Before getting all glammed up for the big European premiere of Avengers Assemble at Westfield London last Thursday 19 April, the cast gathered alongside producer Kevin Feige and executive producer Jeremy Latcham at Claridge’s Hotel to field questions from the press. Here’s what went down:
Edith Bowman (moderator): I wanna direct my question to Kevin and Jeremy Latcham, please first of all. Five hundred Avengers issues over the past 48 years, how and where do you start with this story?
Jeremy Latcham: Well, I mean, part of putting these movies together, especially on this one, was actually taking everything that existed in the movies that we’ve done and having to be faithful to the movies that we’ve already put together. And at the same time having to go back to the comics as well and make sure that we’re faithful to everything in the comics and everything in the movies. So it is a little bit of a challenge trying to find the right source material to kinda be the inspiration, but luckily Joss Whedon, our director and writer extraordinaire, is really, really good at assimilating all that material and he just kinda goes “Oh, just do it like this”. Oh, oh that’s much easier. Read More…
Westfield Shopping Centre played host to the massive Avengers Assemble European premiere in west London last night; an event that saw the red carpet teeming with the film’s stars. With a sea of fans looking on from all angles, many in fancy dress and some arriving the previousday for the event, Robert Downey Junior, Scarlett Johansson, Jeremy Renner, Chris Hemsworth andLondon’s own Tom Hiddleston soaked up the adoration while greeting the masses.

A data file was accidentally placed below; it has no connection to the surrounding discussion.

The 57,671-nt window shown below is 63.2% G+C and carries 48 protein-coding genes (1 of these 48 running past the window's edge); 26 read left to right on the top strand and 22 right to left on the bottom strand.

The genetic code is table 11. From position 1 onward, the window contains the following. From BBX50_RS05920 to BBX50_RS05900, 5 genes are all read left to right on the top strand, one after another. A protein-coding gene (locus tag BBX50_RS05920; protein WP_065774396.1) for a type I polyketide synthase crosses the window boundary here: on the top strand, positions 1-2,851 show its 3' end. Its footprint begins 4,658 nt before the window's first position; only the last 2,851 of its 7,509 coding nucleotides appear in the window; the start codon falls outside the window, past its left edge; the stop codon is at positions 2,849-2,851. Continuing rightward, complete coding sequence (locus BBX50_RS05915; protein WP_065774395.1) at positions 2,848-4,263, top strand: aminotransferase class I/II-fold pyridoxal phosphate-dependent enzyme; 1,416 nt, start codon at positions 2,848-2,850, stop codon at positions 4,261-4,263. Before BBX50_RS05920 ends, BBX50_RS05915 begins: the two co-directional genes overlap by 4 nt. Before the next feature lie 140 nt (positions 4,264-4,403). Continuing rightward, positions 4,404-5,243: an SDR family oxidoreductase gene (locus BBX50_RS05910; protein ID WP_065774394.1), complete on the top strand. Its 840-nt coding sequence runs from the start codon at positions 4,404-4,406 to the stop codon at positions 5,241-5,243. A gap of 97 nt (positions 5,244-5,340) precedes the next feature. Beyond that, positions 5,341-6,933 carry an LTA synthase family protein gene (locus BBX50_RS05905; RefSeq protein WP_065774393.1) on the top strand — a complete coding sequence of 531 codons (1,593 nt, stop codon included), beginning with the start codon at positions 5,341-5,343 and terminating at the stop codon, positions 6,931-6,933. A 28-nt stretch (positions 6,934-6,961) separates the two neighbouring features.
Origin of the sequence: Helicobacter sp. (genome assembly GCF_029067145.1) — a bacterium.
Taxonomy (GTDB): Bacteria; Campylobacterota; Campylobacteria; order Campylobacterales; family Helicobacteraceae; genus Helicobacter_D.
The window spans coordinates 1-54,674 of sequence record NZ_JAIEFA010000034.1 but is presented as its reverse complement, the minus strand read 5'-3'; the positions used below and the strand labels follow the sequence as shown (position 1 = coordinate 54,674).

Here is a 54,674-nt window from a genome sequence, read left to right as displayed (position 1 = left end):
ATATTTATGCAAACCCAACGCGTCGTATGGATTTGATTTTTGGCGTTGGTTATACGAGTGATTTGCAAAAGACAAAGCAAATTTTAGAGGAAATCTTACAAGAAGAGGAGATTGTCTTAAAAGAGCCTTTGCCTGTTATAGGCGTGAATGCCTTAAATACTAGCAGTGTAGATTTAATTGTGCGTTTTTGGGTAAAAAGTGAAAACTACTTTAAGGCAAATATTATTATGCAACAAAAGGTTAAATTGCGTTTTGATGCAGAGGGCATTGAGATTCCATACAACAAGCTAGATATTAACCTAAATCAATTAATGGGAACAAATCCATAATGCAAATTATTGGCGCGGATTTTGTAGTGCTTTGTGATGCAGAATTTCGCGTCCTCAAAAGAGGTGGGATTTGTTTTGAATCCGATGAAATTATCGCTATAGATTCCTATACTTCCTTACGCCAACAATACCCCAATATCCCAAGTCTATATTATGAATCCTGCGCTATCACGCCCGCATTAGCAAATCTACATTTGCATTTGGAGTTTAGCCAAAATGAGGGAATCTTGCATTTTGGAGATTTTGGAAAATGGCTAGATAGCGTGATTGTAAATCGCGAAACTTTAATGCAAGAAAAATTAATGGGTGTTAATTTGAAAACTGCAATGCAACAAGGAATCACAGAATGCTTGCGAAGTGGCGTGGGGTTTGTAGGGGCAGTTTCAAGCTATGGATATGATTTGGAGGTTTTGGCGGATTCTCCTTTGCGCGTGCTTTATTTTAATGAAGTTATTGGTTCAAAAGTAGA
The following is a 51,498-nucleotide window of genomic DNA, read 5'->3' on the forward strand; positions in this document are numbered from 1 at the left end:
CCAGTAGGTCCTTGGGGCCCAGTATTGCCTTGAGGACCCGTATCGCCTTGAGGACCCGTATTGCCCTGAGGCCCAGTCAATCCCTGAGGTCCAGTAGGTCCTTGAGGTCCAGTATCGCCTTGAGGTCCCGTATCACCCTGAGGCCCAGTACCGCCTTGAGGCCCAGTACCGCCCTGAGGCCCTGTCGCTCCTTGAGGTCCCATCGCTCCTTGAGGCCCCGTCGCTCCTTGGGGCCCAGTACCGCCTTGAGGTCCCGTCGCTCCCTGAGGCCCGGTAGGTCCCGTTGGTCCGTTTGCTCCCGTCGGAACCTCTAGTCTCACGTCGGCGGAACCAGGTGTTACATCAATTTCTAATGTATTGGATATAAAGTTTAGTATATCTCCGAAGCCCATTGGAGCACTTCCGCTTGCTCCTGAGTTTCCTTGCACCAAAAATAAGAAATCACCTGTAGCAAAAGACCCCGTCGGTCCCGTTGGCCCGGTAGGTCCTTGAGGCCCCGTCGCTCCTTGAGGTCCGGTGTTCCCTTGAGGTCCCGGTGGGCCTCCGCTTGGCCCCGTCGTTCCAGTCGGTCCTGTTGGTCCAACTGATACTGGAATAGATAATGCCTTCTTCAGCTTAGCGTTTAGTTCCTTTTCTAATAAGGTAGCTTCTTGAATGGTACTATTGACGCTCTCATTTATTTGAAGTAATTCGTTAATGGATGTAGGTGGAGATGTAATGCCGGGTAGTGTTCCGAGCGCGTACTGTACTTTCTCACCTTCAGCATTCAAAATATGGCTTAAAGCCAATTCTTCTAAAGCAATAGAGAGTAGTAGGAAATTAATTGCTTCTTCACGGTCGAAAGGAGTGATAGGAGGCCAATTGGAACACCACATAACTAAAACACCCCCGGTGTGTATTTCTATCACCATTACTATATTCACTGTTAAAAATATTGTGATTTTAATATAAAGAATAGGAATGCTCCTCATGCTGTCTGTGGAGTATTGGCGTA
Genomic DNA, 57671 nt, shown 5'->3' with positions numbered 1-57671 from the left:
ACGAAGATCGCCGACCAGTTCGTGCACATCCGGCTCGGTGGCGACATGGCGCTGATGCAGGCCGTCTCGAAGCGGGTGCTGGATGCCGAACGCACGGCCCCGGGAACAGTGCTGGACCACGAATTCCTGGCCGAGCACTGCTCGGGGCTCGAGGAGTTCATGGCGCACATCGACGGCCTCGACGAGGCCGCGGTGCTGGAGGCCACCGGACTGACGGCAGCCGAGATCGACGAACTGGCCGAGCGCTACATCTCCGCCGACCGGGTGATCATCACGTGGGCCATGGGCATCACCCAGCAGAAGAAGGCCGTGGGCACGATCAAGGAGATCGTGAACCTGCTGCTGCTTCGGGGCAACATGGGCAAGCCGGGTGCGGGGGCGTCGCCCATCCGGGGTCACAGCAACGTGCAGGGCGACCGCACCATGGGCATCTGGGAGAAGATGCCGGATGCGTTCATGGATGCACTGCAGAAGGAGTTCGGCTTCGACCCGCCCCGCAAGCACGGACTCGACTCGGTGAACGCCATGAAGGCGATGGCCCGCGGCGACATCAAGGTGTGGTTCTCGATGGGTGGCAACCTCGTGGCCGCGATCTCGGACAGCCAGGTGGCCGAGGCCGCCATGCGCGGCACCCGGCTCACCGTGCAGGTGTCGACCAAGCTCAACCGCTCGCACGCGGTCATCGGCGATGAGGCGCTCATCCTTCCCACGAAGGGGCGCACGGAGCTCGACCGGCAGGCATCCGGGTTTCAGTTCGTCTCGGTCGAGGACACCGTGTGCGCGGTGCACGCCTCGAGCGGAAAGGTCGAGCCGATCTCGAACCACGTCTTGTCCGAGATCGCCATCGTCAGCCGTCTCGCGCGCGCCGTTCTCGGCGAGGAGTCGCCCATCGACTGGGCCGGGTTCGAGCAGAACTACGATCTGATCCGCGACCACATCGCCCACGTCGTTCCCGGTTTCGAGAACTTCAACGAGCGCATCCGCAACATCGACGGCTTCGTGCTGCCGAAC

With less than two weeks until its UK release, Marvel’s The Avengers (or Avengers Assemble, as it’s needlessly being touted in this land) is just about ready for release. Why just about? Well, last night’s “fan screening” was presented in glorious 2D, so this review won’t be able to offer any insight into how effective the 3D version is or isn’t. Then there’s that extra scene Robert Downey Jr mentioned that was to be shot following the premiere (which Marvel studios producer Kevin Feige sheds a bit of light on here). Still, with 99% off the pieces in place, it’s easy enough to make a call on Joss Whedon’s super super-hero film The Avengers.